FWGNA > Species Accounts > Viviparidae > Viviparus georgianus
Viviparus georgianus (Lea 1834)
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> Habitat & Distribution

Although originally described from the Altamaha River, Viviparus georgianus is not common in Georgia, nor indeed through most Atlantic drainages of the South.  We are aware of two relatively recent introductions, however - a population inhabiting Buggs Island Lake at V georgianus mapOcconeechee State Park in southern Virginia, called to our attention in 2006, and a population introduced into the Santee-Cooper Lakes of South Carolina, perhaps in the mid-1990s.  By 2015 the South Carolina population had spread north up the Catawba/Wateree River to Lake Wylie on the North Carolina line.  Clench (1962) reported several records from the Potomac River near Washington that we have been unable to confirm (K. A. Hayes, pers. comm.)

Further north, Viviparus georgianus can be even more invasive.  Clench (1962) gave the natural range of V. georgianus as “north central Florida, Georgia, Alabama and north, mainly in the Mississippi River system, to Illinois and northwest Indiana,” suggesting that the occurrence of the species throughout the northeast and into Canada represents a recent (and often human-mediated) invasion.  Indeed, V. georgianus seems much more successful in northern latitudes than it does in Georgia, from whence it was described.  FWGNA incidence rank I-4.

> Ecology & Life History

Cook (1949) has documented filter feeding (or perhaps “ciliary feeding” is more descriptive) in the European V. viviparus.  But standard grazing also seems to be an option.  The experiments of Duch (1976) convincingly demonstrated both a preference for silt-mud substrate over rock bottom in V. georgianus, and a strong orientation toward silt containing diatoms.  The Lake Marion snails were commonly observed associated with macrophytes early in the brief history of their invasion, but recently are more commonly collected burrowing in sand.  The experiments of Studier & Pace (1978) suggest that substrate preference in Viviparus may be more a function of the food it contains than its texture.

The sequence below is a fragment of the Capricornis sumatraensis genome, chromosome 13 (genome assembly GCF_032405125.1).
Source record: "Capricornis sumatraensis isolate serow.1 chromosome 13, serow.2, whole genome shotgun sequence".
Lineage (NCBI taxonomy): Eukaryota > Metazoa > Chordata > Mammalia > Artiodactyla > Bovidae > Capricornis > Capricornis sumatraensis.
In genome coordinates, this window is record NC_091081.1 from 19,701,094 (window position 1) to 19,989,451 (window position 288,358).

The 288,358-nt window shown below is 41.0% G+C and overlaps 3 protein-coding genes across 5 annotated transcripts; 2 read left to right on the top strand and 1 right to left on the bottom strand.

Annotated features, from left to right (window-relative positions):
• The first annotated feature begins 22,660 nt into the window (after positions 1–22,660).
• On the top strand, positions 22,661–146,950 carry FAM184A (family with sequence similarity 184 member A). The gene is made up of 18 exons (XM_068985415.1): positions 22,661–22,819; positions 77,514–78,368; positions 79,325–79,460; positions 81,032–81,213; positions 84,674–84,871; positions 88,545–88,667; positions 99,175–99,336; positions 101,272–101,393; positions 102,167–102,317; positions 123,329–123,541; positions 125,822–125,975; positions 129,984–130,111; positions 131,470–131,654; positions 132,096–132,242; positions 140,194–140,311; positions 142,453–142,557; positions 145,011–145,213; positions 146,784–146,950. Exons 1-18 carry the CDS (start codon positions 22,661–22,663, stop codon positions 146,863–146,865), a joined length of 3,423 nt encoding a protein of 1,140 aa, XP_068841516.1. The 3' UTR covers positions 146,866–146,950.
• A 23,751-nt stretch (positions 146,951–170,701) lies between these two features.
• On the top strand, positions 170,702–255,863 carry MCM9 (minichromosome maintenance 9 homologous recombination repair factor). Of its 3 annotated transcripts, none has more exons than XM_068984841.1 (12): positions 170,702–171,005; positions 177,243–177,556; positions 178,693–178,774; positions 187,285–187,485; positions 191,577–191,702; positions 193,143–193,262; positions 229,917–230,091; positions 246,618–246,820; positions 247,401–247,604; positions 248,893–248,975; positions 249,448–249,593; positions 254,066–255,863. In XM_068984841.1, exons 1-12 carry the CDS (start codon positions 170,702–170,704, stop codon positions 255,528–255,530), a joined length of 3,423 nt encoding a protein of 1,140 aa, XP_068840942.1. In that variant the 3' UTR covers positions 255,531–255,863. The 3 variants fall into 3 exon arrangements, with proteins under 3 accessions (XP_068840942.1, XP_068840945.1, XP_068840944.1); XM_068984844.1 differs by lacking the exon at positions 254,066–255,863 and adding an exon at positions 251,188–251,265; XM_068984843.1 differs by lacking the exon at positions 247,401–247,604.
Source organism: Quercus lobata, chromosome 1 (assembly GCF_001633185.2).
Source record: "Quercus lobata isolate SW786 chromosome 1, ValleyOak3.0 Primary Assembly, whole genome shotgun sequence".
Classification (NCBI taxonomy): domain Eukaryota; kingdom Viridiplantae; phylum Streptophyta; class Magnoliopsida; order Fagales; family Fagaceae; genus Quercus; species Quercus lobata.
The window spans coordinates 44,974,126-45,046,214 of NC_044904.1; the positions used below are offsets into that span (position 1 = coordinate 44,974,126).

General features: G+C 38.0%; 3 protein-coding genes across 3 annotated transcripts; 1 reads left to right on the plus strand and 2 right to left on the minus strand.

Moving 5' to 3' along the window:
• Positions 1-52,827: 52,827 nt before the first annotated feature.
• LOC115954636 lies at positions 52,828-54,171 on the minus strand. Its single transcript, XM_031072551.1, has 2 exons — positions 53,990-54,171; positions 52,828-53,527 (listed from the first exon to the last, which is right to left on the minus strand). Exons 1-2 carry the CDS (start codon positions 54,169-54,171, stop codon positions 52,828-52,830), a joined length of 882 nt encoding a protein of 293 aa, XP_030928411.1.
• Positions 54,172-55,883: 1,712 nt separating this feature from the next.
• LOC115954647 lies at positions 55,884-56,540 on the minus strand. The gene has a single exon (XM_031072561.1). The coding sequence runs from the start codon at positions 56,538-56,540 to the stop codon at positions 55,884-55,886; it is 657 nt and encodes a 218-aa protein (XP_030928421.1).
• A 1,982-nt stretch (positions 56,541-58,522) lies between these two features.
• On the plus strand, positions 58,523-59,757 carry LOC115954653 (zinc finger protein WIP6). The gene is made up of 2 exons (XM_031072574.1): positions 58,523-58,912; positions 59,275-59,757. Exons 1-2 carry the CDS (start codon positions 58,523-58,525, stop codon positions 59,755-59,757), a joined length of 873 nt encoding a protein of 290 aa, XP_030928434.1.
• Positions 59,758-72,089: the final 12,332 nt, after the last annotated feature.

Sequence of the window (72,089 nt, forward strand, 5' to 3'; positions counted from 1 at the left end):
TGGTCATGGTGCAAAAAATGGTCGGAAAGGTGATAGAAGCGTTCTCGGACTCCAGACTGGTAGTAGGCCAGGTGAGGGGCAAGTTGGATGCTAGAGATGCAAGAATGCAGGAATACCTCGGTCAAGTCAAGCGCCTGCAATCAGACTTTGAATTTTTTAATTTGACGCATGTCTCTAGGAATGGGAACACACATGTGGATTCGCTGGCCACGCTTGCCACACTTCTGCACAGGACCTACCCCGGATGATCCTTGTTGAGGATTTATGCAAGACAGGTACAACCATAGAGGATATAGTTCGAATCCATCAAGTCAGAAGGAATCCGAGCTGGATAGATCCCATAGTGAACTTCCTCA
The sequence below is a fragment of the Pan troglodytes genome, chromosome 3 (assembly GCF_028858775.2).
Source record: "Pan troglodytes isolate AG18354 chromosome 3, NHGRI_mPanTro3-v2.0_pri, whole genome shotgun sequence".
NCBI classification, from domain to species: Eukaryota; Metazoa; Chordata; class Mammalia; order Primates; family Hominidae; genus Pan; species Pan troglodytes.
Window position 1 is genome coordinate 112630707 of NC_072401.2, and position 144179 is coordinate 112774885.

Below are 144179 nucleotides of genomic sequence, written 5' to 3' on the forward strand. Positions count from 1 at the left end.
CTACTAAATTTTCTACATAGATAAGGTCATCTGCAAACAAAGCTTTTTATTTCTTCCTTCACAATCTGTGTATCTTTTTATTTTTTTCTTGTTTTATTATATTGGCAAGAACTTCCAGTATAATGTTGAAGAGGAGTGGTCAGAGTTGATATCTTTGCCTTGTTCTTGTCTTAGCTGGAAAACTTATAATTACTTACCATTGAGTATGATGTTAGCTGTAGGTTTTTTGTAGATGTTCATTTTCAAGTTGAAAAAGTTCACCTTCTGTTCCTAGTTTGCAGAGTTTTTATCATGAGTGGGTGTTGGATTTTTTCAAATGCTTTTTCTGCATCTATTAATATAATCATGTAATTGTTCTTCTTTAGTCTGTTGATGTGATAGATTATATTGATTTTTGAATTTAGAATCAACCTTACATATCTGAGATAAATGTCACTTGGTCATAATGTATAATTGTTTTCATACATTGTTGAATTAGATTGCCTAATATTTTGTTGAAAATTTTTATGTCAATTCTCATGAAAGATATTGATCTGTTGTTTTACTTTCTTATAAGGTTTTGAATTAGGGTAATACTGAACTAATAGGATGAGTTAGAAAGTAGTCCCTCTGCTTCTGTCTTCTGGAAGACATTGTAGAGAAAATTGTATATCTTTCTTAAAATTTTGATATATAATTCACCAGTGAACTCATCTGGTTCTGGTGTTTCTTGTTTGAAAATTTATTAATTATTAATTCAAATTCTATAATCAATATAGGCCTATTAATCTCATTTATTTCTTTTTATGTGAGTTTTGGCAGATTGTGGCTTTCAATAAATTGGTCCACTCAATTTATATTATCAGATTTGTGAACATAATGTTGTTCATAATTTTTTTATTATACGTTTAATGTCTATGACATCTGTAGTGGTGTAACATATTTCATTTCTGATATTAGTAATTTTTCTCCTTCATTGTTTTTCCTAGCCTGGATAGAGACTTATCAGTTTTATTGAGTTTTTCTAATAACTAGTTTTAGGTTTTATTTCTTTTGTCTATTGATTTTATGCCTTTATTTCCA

Northern V. georgianus populations show a broad range of life cycle pattern, maturing in a single year and reproducing iteroparously (Browne 1978), maturing in two years and reproducing iteroparously (Buckley 1986), and maturing in three years followed by semelparous reproduction (Jokinen et al. 1982).  Applying the classification system of Dillon (2000: 156 – 162) these would be life cycle patterns G, Hi, and T, respectively. Browne reported a 9-month gestation period (June – March) in his New York populations.  The mortality that may follow reproduction (perhaps natural in some populations) can yield spectacular accumulations of dead shell.  The energetic data collected by Browne (1978) suggested to Dillon (2000: 126 – 131) that V. georgianus is Undifferentiated with regard to its life history adaptation.

Jokinen’s (1987) analysis of the distribution of V. georgianus in Connecticut and New York led her to classify it as an “A-B tramp,” typically present only in the more species-rich communities.  Minnesota populations of V. georgianus have been implicated as the primary intermediate host for digenean trematodes causing significant waterfowl mortalities.  See my essay of 14Nov07 from the link below.

> Taxonomy & Systematics

The taxonomy of American Viviparus has been stable since the brief monograph of Clench & Fuller (1965).  According to Clench (1962), synonyms include contectoides (Binney 1865), fasciata (Tryon 1870), and walkeri (Pilsbry & Johnson 1912).  The allozyme study of Katoh & Foltz (1994) has suggested, however, that populations referred to V. georgianus in Florida may represent as many as three cryptic species: goodrichi and limi in the panhandle and georgianus (s.s.) further east.